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COMMONWEALTH v. ATKINS (02/27/75)

decided: February 27, 1975.

COMMONWEALTH
v.
ATKINS, APPELLANT



Appeal from judgment of sentence of Court of Common Pleas, Trial Division, of Philadelphia, Dec. T., 1973, No. 777, in case of Commonwealth of Pennsylvania v. James Atkins.

COUNSEL

Richard Heimann and John W. Packel, Assistant Defenders, and Vincent J. Ziccardi, Defender, for appellant.

Glenn S. Gitomer, Mark Sendrow, and Steven H. Goldblatt, Assistant District Attorneys, Abraham J. Gafni, Deputy District Attorney, Richard A. Sprague, First Assistant District Attorney, and F. Emmett Fitzpatrick, District Attorney, for Commonwealth, appellee.

Watkins, P. J., Jacobs, Hoffman, Cercone, Price, Van der Voort, and Spaeth, JJ. Opinion by Price, J.

Author: Price

[ 232 Pa. Super. Page 208]

Appellant was convicted of burglary, following a non-jury trial on March 18, 1974, and was sentenced to two-and-one-half to five years imprisonment. Oral post-trial motions for a new trial and arrest of judgment were denied on April 15, 1974. In this appeal, appellant argues that the evidence presented was insufficient to establish that he was the perpetrator of the offense, and to establish entry with an intent to commit the crime of theft.

The pertinent facts may be summarized as follows: The complainant, Jerry Salkowe, a resident of a fraternity house located at 1106 Spruce Street, Philadelphia, testified that on November 11, 1973, at about 2:00 a.m., he was awakened by a noise. He saw his door slightly open and a hand reaching in, in an apparent attempt to unhook the chain lock. Mr. Salkowe went into the hall to investigate and noticed the door to an adjoining room closing. He also heard noises, as if closets were opening and closing, emanating from this room. Together with other occupants of the house, Mr. Salkowe knocked on the door and heard a voice saying, "I am coming out." He immediately returned to his room, while the other occupants walked to the third floor landing. Mr. Salkowe then heard footsteps and the front door slam. Because his room faces the front of the building, he was able to observe the defendant standing on the sidewalk and walking away from the house. Later, when Mr. Salkowe went into the room where he had heard the voice, he saw clothes and a radio stuffed into a suitcase.

David Thayer, also a resident of the fraternity house, testified that he was with Mr. Salkowe when the intruder in the room had spoken. When Mr. Salkowe retreated

[ 232 Pa. Super. Page 209]

    to his room, Mr. Thayer had walked to the third floor landing. From that vantage point he was able to see the person walking down from the second floor to the first floor. Although he was looking down at the back of this person, Mr. Thayer was able to observe the clothing the intruder was wearing.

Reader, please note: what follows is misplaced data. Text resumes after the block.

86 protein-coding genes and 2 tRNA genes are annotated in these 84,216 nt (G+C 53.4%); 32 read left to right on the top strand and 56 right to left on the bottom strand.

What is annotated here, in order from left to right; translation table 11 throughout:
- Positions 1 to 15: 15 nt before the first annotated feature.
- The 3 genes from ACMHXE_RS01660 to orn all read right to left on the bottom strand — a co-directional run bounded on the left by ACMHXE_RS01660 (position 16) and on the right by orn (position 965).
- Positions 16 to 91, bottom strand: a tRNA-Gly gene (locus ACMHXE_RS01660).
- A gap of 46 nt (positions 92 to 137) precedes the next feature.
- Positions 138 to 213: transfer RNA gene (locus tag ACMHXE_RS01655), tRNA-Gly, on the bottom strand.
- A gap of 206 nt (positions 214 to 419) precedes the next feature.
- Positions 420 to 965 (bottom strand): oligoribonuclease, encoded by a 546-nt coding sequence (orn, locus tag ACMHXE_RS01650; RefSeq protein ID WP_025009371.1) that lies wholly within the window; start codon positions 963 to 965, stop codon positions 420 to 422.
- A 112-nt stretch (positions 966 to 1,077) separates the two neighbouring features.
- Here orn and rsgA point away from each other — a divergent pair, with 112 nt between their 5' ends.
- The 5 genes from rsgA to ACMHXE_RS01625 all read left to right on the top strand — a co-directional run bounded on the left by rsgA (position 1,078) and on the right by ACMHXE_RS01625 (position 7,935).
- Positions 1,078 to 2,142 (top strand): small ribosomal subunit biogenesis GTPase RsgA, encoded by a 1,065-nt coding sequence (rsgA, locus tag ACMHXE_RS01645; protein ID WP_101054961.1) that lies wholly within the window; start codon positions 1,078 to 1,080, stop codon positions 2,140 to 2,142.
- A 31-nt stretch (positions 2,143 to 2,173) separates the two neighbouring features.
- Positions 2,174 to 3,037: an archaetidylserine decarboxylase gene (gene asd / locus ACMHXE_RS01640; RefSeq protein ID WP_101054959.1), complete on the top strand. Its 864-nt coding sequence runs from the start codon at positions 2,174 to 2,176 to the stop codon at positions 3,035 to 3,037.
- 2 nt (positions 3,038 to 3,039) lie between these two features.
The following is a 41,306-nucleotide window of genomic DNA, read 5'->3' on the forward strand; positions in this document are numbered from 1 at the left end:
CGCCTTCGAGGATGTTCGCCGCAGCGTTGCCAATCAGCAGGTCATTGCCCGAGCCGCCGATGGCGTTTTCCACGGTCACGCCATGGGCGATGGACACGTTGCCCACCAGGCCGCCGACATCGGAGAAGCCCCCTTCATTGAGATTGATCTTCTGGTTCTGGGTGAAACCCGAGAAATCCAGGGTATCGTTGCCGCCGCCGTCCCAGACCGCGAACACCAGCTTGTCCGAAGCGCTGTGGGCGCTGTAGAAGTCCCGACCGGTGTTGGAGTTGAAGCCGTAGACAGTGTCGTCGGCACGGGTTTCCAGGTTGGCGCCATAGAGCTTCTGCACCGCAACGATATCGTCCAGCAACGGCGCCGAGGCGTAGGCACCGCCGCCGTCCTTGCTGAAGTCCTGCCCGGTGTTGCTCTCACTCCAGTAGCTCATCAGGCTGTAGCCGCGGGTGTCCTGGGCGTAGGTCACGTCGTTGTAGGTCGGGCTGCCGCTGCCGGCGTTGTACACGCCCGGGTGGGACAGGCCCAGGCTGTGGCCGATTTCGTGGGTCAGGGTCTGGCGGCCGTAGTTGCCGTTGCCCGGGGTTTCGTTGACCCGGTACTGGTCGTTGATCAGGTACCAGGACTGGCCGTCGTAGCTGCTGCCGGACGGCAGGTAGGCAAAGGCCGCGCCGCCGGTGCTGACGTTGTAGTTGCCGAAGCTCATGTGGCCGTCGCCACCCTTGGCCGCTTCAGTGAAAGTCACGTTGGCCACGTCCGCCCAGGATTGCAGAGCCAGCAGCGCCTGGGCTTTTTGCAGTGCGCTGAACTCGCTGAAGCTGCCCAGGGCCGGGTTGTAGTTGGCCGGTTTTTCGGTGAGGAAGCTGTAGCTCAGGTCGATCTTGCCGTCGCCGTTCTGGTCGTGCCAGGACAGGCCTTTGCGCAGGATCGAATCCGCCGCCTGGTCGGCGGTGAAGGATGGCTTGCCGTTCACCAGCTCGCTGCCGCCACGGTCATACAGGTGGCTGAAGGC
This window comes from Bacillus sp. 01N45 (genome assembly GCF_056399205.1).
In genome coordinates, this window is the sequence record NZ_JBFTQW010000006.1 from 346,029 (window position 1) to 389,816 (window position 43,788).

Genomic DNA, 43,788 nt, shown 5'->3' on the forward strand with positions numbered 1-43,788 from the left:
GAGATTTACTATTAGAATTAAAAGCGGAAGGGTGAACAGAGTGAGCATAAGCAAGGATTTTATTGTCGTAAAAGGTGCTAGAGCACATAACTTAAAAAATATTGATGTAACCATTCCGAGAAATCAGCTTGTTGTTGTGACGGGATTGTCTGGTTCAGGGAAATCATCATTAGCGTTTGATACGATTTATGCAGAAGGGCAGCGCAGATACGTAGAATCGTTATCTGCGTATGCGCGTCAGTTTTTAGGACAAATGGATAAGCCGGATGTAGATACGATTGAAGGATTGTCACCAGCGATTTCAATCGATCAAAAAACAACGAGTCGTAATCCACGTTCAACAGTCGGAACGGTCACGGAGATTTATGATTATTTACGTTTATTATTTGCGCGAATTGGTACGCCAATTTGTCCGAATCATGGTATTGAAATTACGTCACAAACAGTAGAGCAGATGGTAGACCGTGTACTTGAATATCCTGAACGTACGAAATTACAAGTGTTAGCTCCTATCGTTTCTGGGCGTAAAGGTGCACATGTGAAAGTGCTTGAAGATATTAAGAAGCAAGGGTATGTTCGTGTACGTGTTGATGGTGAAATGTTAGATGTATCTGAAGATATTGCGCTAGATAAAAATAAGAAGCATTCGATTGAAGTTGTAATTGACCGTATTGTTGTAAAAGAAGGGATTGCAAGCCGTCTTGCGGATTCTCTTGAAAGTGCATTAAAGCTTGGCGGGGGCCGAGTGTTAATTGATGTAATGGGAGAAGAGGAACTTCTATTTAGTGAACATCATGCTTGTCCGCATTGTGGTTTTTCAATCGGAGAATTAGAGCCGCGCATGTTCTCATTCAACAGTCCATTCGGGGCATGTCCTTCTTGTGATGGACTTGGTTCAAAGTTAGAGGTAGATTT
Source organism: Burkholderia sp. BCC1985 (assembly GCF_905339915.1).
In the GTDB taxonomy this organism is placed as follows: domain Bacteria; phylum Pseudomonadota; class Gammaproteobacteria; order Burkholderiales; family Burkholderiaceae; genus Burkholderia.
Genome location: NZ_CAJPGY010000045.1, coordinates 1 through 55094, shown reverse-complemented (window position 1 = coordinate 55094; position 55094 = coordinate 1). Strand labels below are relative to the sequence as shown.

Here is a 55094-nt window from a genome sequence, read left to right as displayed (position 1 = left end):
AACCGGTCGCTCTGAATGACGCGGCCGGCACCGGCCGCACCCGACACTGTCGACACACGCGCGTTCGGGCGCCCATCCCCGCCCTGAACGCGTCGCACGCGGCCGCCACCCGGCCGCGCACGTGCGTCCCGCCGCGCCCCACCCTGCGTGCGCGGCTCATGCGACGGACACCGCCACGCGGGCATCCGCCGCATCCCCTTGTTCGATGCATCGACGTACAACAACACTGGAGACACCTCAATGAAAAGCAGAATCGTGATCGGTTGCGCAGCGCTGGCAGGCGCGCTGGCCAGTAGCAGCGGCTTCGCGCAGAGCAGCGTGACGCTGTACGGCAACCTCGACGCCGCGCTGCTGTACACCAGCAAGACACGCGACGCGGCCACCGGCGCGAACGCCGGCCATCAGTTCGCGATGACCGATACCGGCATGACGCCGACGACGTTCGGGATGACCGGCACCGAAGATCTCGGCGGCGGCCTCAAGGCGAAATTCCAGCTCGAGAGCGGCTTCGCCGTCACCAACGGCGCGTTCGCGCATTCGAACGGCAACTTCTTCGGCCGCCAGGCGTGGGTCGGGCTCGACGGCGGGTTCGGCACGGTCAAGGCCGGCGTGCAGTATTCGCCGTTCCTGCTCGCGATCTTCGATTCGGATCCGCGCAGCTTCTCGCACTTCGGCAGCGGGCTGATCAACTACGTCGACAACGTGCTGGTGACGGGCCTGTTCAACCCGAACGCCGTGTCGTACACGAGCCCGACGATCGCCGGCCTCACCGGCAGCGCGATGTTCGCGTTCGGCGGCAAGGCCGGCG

The description of the clothing given by both witnesses matched. Mr. Salkowe testified that the intruder wore a tan leather coat, brown cap, carried an umbrella, was black and had a beard. Mr. Thayer described a tan coat, brownish hat or cap, and also noted that the intruder carried an umbrella. They both testified that after the intruder left, the police were called. However, before the police arrived, there was a knock on the front door, and upon opening, both Messrs. Thayer and Salkowe saw the appellant standing there. The appellant stated that he was looking for a certain family and asked whether this house was the proper address. They informed him that it was not and he left. Both witnesses noted that the clothing worn by the person knocking on the door and the umbrella he was carrying were the same as that of the person they both saw leaving earlier.

Police Officer Varley testified that shortly thereafter he arrived and was informed of the facts and given a description of the intruder. Approximately thirty minutes later, Officer Varley observed the appellant about five blocks from the fraternity house. Because the coat, cap and umbrella fit the description given to him, he stopped the appellant for identification. When the appellant did not produce any, the officer reached into his patrol car to radio for a wagon to take the appellant back to the fraternity house. At that moment, the appellant bolted ...


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